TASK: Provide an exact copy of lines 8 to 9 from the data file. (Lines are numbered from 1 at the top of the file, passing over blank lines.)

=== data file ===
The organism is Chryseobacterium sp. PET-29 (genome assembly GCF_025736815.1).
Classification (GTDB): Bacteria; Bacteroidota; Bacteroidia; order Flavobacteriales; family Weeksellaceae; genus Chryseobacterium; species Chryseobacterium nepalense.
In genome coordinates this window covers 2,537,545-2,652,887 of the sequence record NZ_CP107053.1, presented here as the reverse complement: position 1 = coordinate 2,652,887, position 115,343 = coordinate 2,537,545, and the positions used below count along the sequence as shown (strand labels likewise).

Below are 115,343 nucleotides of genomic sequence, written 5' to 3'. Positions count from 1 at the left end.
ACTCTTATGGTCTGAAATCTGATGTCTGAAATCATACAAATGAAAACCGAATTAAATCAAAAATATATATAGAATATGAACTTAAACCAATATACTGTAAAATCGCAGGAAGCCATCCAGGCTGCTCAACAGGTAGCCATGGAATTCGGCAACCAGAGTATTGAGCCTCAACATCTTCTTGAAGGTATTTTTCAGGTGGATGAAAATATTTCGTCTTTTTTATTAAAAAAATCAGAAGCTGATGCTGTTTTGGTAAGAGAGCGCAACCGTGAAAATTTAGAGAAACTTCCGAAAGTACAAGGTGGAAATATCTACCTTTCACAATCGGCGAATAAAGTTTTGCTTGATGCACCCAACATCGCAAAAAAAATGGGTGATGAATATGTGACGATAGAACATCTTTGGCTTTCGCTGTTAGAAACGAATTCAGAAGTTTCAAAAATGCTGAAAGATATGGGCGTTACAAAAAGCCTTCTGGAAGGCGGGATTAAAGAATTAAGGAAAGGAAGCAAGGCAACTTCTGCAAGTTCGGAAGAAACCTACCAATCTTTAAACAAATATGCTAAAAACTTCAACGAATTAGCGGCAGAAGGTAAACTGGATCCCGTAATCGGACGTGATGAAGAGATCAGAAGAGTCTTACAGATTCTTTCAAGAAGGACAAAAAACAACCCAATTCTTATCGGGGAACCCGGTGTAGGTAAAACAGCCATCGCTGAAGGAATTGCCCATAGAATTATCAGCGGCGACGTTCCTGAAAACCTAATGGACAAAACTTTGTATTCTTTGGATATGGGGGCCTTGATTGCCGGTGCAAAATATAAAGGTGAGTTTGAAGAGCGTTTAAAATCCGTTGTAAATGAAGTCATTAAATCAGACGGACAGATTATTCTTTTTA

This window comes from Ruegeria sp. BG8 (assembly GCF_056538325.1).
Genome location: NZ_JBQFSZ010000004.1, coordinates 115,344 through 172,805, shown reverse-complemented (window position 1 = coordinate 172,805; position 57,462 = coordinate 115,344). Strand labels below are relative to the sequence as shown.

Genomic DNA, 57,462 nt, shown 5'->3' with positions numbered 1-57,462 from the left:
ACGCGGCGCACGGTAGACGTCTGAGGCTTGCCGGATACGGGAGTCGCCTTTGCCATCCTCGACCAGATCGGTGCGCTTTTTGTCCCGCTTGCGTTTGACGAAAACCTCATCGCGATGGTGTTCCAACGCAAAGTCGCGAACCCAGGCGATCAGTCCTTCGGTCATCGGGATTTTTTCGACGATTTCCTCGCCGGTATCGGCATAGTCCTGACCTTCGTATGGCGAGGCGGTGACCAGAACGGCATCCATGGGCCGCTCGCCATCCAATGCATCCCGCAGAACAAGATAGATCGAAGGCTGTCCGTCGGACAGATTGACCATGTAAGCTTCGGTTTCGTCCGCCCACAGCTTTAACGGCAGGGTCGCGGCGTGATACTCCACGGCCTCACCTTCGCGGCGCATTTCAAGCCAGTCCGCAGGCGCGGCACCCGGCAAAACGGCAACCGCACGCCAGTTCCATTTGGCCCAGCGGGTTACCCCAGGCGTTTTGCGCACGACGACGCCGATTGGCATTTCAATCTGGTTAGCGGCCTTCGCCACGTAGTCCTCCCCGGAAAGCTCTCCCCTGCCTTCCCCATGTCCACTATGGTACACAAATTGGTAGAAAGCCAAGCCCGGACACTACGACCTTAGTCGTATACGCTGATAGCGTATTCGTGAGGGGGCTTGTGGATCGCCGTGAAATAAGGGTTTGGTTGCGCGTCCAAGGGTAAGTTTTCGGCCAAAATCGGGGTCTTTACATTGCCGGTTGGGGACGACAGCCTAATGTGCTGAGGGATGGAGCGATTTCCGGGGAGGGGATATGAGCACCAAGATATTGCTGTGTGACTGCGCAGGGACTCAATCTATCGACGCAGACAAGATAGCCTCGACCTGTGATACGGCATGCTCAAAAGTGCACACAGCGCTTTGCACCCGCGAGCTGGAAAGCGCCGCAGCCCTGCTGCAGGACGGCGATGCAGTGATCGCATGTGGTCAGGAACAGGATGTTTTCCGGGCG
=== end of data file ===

Genomic DNA, 57,462 nt, shown 5'->3' with positions numbered 1-57,462 from the left:
ACGCGGCGCACGGTAGACGTCTGAGGCTTGCCGGATACGGGAGTCGCCTTTGCCATCCTCGACCAGATCGGTGCGCTTTTTGTCCCGCTTGCGTTTGACGAAAACCTCATCGCGATGGTGTTCCAACGCAAAGTCGCGAACCCAGGCGATCAGTCCTTCGGTCATCGGGATTTTTTCGACGATTTCCTCGCCGGTATCGGCATAGTCCTGACCTTCGTATGGCGAGGCGGTGACCAGAACGGCATCCATGGGCCGCTCGCCATCCAATGCATCCCGCAGAACAAGATAGATCGAAGGCTGTCCGTCGGACAGATTGACCATGTAAGCTTCGGTTTCGTCCGCCCACAGCTTTAACGGCAGGGTCGCGGCGTGATACTCCACGGCCTCACCTTCGCGGCGCATTTCAAGCCAGTCCGCAGGCGCGGCACCCGGCAAAACGGCAACCGCACGCCAGTTCCATTTGGCCCAGCGGGTTACCCCAGGCGTTTTGCGCACGACGACGCCGATTGGCATTTCAATCTGGTTAGCGGCCTTCGCCACGTAGTCCTCCCCGGAAAGCTCTCCCCTGCCTTCCCCATGTCCACTATGGTACACAAATTGGTAGAAAGCCAAGCCCGGACACTACGACCTTAGTCGTATACGCTGATAGCGTATTCGTGAGGGGGCTTGTGGATCGCCGTGAAATAAGGGTTTGGTTGCGCGTCCAAGGGTAAGTTTTCGGCCAAAATCGGGGTCTTTACATTGCCGGTTGGGGACGACAGCCTAATGTGCTGAGGGATGGAGCGATTTCCGGGGAGGGGATATGAGCACCAAGATATTGCTGTGTGACTGCGCAGGGACTCAATCTATCGACGCAGACAAGATAGCCTCGACCTGTGATACGGCATGCTCAAAAGTGCACACAGCGCTTTGCACCCGCGAGCTGGAAAGCGCCGCAGCCCTGCTGCAGGACGGCGATGCAGTGATCGCATGTGGTCAGGAACAGGATGTTTTCCGGGCG